Money for SJ firefighters has strings attached

February 11, 2011 6:40:52 PM PST
At first glance it looks like a windfall, almost $15 million. That is how much a FEMA grant announced Friday awards the city of San Jose to help rehire 49 firefighters laid off in August as part of the city's historic budget cuts.

In all, FEMA handed out 58 grants totaling $115 million nationwide for a program called SAFER which stands for Staffing for Adequate Fire and Emergency Response. Nine such grants were distributed in California and San Jose got by far the largest of those grants -- $14.9 million.

Mayor Chuck Reed says the news is great. He said, "Having more money in the pot always makes things easier."

In this case however, there is a "but." The money comes with strings attached. The terms of using the grant money require any new hires to stay on the job for at least two years, which means they can't be laid off. Given the city's $110 million budget shortfall this year, on top of a $118 million budget shortfall last year, there is concern if the city took the money, it would be in a difficult position to make layoffs in other departments to protect firefighters.

Reed said the union will have to make concession to put the grant money to work.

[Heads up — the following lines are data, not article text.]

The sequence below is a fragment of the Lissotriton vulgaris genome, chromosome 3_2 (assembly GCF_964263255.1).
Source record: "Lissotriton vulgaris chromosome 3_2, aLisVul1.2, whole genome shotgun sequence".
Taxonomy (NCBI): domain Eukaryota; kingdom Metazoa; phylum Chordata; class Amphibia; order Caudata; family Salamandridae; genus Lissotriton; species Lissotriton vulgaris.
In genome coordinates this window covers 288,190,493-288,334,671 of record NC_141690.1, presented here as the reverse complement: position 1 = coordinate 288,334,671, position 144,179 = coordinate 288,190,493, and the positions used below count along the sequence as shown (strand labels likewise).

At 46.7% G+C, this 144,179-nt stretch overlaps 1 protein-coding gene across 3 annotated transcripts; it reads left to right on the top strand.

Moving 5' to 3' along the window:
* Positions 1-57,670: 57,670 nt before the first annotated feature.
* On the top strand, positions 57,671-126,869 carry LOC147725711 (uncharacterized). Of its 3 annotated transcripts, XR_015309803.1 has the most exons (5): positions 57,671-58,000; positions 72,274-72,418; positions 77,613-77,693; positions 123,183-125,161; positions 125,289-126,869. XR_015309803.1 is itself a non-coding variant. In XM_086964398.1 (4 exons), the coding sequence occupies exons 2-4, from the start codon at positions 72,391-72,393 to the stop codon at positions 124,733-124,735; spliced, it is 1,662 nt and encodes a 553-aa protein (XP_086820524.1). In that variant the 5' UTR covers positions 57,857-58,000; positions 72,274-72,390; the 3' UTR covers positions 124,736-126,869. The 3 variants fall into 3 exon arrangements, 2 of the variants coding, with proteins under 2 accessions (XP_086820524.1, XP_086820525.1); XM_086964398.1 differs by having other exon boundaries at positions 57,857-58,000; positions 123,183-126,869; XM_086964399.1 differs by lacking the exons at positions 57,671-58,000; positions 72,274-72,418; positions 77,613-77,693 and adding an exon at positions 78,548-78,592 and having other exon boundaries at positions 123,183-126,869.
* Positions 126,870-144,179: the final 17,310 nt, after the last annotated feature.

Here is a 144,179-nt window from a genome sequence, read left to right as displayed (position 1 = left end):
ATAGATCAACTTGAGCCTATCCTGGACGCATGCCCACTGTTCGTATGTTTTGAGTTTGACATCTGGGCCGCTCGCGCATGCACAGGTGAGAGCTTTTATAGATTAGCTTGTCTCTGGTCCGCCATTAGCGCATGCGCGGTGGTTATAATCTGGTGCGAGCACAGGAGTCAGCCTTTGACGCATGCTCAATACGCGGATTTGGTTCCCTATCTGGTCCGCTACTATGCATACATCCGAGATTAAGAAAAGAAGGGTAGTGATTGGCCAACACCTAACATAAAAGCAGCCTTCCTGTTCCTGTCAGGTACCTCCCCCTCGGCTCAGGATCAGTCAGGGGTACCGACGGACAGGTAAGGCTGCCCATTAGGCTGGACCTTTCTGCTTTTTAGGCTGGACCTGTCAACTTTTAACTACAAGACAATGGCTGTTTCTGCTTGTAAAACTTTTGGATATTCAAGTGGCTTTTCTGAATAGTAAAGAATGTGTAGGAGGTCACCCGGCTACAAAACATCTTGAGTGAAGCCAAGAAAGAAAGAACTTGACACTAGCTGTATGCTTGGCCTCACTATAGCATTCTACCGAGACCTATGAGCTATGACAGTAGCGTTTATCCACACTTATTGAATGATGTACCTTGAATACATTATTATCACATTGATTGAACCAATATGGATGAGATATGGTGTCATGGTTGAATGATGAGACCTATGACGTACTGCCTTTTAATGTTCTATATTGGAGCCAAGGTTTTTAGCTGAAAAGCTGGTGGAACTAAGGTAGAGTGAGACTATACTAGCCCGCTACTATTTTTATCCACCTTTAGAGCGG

"We'll certainly need a 10 percent pay cut in the way of concessions," he said. "The question is whether we will need more, in order to make this happen to hire firefighters and not lay off somebody else to cover the cost."

The head of the Firefighter's Union Local 230 talked to ABC7 News by phone.

"We are doing our part and doing the right thing," President Jeff Welch said.

Welch said he wants the city to be in a position to take advantage of the grant money and rehire the laid off firefighters, but said it is not appropriate to elaborate at this point in the negotiation process. Last year, firefighters refused to take the 10 percent pay and benefit cut the mayor demanded which resulted in unprecedented layoffs.

Fire Chief William McDonald said everybody worked together to get the grant application to the federal government and it was approved because there is a real need in the city to increase staffing levels. McDonald said the layoffs have translated into an average of 179 officers on duty at any given shift versus 203 last year.

"There's times when we can't get there quick enough and our capacity is not anywhere near what it was before, so we really need to put more firefighters back on the street," McDonald said.

At this point all sides say they are eager to find a solution that will allow the city to accept the grant money, but the mayor admits there is a possibility that if concessions aren't made or if the government does not waive the "two year no layoff" requirement, there is the possibility the city will have to say thanks but no thanks to the grant money.


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